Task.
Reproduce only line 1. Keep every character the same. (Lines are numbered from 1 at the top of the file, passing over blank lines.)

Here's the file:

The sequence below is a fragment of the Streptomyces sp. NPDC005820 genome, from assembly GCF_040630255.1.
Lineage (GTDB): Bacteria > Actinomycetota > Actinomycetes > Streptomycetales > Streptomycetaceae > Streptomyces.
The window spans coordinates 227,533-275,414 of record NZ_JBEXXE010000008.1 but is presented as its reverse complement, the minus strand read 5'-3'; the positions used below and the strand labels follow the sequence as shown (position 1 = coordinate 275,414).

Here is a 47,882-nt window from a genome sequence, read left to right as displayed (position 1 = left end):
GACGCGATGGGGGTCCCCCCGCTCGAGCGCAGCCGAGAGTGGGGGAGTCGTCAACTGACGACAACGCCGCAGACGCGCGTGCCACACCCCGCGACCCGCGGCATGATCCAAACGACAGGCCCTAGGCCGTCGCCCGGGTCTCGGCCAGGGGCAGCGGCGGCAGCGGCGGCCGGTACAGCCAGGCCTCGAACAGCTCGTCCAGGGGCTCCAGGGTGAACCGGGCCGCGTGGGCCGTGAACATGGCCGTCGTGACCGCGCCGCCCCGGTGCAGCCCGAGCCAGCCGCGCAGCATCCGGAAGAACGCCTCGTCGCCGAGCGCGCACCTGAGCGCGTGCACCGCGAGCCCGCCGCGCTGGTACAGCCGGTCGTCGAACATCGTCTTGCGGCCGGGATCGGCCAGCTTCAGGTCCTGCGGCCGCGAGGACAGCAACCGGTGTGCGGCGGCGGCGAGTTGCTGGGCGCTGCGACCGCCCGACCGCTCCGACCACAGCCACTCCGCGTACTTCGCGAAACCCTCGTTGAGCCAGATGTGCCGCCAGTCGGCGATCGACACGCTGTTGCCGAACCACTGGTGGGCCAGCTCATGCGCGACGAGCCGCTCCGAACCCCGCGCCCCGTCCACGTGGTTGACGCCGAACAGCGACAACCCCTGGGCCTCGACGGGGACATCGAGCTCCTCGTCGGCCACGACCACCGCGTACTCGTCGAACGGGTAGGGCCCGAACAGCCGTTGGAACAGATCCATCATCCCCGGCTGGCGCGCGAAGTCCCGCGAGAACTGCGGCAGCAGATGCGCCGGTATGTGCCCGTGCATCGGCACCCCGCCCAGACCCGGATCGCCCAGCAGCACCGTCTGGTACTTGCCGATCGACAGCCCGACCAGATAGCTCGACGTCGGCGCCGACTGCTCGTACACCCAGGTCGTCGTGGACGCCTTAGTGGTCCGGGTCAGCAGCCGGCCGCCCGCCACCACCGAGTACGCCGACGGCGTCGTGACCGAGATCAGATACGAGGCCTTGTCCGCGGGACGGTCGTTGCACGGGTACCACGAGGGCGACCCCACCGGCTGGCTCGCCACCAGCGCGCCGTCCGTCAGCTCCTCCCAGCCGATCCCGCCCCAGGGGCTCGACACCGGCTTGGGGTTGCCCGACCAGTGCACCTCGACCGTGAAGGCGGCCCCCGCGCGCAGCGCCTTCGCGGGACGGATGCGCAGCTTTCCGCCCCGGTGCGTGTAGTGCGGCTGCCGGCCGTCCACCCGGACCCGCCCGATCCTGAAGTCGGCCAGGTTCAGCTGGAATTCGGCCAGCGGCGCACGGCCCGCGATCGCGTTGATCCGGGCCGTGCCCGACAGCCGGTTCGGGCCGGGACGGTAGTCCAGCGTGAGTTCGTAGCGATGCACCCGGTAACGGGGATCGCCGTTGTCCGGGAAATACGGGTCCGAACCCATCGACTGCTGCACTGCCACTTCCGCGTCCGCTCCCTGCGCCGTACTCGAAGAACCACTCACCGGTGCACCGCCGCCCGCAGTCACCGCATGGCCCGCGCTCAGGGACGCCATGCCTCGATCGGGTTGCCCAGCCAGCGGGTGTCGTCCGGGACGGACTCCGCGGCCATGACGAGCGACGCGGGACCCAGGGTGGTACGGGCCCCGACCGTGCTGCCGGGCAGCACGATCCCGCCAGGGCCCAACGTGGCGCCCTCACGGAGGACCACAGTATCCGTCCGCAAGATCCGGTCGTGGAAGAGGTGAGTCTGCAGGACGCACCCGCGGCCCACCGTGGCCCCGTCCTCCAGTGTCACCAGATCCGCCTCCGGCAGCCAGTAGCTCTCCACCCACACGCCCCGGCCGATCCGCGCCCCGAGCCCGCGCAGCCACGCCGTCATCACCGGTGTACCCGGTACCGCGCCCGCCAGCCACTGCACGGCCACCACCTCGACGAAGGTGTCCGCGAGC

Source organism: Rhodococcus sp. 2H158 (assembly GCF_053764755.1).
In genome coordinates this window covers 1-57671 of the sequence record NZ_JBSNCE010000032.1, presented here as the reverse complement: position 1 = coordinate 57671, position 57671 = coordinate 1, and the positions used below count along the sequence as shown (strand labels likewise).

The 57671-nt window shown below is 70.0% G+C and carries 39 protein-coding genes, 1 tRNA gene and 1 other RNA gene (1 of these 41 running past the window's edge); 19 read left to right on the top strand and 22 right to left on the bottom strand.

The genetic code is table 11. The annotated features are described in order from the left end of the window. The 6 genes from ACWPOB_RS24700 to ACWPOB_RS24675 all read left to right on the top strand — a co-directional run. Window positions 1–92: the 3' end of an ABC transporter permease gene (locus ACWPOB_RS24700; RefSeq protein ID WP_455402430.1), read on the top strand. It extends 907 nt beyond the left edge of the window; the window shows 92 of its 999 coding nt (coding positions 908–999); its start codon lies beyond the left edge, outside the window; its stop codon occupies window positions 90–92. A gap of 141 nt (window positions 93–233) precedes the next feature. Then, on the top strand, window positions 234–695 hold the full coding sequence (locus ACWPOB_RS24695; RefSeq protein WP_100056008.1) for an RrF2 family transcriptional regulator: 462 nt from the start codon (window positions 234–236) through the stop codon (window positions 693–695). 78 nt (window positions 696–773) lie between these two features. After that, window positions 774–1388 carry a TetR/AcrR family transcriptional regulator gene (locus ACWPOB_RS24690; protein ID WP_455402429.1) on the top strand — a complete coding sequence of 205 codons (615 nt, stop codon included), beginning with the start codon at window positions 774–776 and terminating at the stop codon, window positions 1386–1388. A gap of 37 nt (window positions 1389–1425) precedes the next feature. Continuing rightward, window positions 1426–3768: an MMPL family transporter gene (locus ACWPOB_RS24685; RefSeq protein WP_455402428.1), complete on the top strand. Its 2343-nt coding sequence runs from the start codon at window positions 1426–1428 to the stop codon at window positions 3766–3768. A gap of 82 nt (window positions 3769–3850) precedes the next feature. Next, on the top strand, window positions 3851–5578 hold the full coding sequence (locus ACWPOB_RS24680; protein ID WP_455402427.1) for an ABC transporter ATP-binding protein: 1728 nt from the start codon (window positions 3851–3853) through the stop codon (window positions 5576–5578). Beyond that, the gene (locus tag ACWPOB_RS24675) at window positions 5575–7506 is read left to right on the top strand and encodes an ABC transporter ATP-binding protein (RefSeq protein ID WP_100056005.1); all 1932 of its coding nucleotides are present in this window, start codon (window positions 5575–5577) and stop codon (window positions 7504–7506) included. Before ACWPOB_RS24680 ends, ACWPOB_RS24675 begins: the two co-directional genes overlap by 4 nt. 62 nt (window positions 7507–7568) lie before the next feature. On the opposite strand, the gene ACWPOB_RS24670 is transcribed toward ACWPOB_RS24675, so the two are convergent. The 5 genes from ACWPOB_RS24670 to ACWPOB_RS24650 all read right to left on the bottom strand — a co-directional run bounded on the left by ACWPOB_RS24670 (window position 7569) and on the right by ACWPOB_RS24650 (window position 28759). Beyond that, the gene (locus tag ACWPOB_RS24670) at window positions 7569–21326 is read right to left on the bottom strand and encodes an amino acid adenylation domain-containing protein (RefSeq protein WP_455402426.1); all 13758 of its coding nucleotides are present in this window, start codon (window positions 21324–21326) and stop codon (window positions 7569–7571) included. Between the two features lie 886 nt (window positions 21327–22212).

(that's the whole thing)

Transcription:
The sequence below is a fragment of the Streptomyces sp. NPDC005820 genome, from assembly GCF_040630255.1.